“The subpoenas’ list of advocacy groups indicates that all or nearly all right-of-center groups and individuals in Wisconsin who engaged in issue advocacy from 2010 to the present are targets of the investigation,” the judge writes. At the homes of targets across the state in the predawn hours of Oct. 3, 2013, “Sheriff deputy vehicles used bright floodlights to illuminate the targets’ homes. Deputies executed the search warrants, seizing business papers, computer equipment, phones, and other devices, while their targets were restrained under police supervision and denied the ability to contact their attorneys.” Target groups were also ordered to turn over essentially their entire records of public advocacy activity over a period of years. [Cato Institute, May 7]

To borrow a few more words from Henninger: “If it’s possible for the left to have its John Birch moment, we’re in it. Wave goodbye to cardboard civility.” [Wall Street Journal, May 7]

Posted on 05/09/14 05:29 PM by Alex Adrianson

Gary Becker, R.I.P.

Economist Gary Becker died on Saturday, May 3. Becker’s great contribution, for which he won the Nobel Prize in Economics in 1992, was to extend economic analysis into areas that were not normally considered economics. Becker applied the economic way of thinking to the study of crime, family, education, and racial discrimination. He showed that in these areas, too, incentives matter. The Library of Economics and Liberty’s Concise Encyclopedia on Economics describes Becker’s work on racial discrimination—a topic much in the news lately—this way:

Among other things, Becker successfully challenged the Marxist view that discrimination helps the person who discriminates. Becker pointed out that if an employer refuses to hire a productive worker simply because of skin color, that employer loses out on a valuable opportunity. In short, discrimination is costly to the person who discriminates.

Becker showed that discrimination will be less pervasive in more competitive industries because companies that discriminate will lose market share to companies that do not. He also presented evidence that discrimination is more pervasive in more-regulated, and therefore less-competitive, industries. The idea that discrimination is costly to the discriminator is common sense among economists today, and that is due to Becker. [“Gary Stanley Becker,” in The Concise Encyclopedia of Economics]

Posted on 05/09/14 04:32 PM by Alex Adrianson

Video of the Week: Triaging Defense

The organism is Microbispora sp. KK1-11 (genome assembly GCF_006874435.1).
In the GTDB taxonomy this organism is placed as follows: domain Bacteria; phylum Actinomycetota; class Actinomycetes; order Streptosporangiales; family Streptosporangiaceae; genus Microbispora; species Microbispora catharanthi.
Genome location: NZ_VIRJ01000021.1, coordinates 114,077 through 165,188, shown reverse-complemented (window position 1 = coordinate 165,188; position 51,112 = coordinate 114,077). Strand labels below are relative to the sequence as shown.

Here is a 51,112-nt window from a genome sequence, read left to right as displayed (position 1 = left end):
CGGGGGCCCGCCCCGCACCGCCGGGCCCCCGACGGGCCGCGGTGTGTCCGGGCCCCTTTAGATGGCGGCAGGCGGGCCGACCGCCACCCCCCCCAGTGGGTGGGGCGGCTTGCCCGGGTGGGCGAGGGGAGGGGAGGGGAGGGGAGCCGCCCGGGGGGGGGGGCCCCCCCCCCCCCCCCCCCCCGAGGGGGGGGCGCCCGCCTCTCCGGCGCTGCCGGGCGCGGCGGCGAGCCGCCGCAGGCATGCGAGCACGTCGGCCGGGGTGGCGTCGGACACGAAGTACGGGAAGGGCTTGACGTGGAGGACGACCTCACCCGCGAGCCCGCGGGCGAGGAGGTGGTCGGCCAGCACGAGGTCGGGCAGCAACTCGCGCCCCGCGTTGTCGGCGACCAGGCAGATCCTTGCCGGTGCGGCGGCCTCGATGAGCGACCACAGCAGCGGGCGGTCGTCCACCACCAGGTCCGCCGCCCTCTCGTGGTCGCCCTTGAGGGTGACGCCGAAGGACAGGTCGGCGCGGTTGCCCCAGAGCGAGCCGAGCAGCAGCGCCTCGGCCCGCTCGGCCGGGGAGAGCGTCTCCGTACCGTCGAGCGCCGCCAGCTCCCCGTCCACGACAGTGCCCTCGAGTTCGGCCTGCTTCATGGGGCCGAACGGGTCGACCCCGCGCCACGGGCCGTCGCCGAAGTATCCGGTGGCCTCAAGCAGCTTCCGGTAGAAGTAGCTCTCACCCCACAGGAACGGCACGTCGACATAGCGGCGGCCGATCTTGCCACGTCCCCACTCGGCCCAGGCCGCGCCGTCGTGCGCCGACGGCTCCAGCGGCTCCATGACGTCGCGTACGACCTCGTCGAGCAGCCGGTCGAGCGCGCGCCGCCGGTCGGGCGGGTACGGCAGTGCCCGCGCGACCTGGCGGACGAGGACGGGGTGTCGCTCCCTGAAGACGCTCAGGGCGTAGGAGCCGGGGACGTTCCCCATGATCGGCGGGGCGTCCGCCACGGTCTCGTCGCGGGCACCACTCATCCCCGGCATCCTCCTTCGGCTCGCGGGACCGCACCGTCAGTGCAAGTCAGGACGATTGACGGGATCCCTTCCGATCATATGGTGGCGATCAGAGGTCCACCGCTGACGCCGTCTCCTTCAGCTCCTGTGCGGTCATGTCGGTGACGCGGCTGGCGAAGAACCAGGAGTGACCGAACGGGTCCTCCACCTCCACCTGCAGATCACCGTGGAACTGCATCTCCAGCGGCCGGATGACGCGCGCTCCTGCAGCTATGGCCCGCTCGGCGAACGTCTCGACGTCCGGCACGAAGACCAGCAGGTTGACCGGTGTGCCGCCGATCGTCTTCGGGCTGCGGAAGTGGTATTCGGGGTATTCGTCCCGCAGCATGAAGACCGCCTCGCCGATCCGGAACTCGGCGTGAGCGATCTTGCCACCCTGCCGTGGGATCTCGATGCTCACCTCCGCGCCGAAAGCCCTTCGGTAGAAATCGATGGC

Rep. Howard “Buck” McKeon (R-Calif.) talks about the challenges of writing a defense budget that meets America’s security needs:

Posted on 05/09/14 11:54 AM by Alex Adrianson

Cutting Taxes and Cutting Spending Helps the Economy

John Hood, President of the John Locke Foundation in North Carolina, has conducted an extensive review of the literature on economic growth. So far he’s found 681 scholarly journal articles published since 1990 that examine the strength of competing explanations of economic growth. The bottom line, he reports, is that “the policy preferences of fiscal conservatives have strong empirical support.”

As the chart below shows, economic freedom is the factor that researchers most often find linked to growth:

[“Lower Taxes, Higher Growth: Scholarly Research Reveals Economic Benefits of Fiscal Restraint,” by John Hood, John Locke Foundation, April 15]

Posted on 05/09/14 11:51 AM by Alex Adrianson

Throwback Thursday: Gary Becker from 2010

Gary Becker, who won a Nobel Prize in Economics for extending the economic way of thinking into areas normally thought of as sociology, died earlier this week at the age of 83. A few years ago he sat down with Peter Robinson to talk about the big issues of the day—what’s wrong with ObamaCare, misguided ideas about financial regulations, the advantages of tax cuts over stimulus spending, and how to deal with political gridlock. We’re still talking about all those issues today. Enjoy:

Posted on 05/08/14 06:43 PM by Alex Adrianson

Toolkit Tuesday: Six Secrets of Direct Mail

Paraphrased from Shana Davidson’s article “Six Secrets of Direct Mail” from SPN News, September/October 2013:

1. Use the word “you” a lot in your letter.

2. Make your letter skimmable by using short paragraphs and underline key phrases.

3. Use a unique envelope size or color or put a photo on it to catch the recipient’s attention.

4. Make sure you hold the reader’s attention by making the first few lines engaging—almost shocking.

5. Keep your readers turning pages by making sure that paragraphs never end at the bottom of a page.

6. Limit the number of people who get to review your letter copy to two or three (plus a proofreader).

Posted on 05/06/14 05:37 PM by Alex Adrianson

Higher Minimum Wages Do Cost Jobs—and Many, Many Studies Prove It